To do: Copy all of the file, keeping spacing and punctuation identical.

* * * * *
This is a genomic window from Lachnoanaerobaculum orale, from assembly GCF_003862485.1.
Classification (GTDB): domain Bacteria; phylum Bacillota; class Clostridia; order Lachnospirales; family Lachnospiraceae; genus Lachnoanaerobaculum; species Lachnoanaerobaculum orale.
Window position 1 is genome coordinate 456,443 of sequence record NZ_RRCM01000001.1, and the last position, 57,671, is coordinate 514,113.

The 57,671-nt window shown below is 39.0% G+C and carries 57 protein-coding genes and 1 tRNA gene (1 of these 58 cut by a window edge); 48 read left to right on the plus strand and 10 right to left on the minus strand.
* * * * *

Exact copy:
This is a genomic window from Lachnoanaerobaculum orale, from assembly GCF_003862485.1.
Classification (GTDB): domain Bacteria; phylum Bacillota; class Clostridia; order Lachnospirales; family Lachnospiraceae; genus Lachnoanaerobaculum; species Lachnoanaerobaculum orale.
Window position 1 is genome coordinate 456,443 of sequence record NZ_RRCM01000001.1, and the last position, 57,671, is coordinate 514,113.

The 57,671-nt window shown below is 39.0% G+C and carries 57 protein-coding genes and 1 tRNA gene (1 of these 58 cut by a window edge); 48 read left to right on the plus strand and 10 right to left on the minus strand.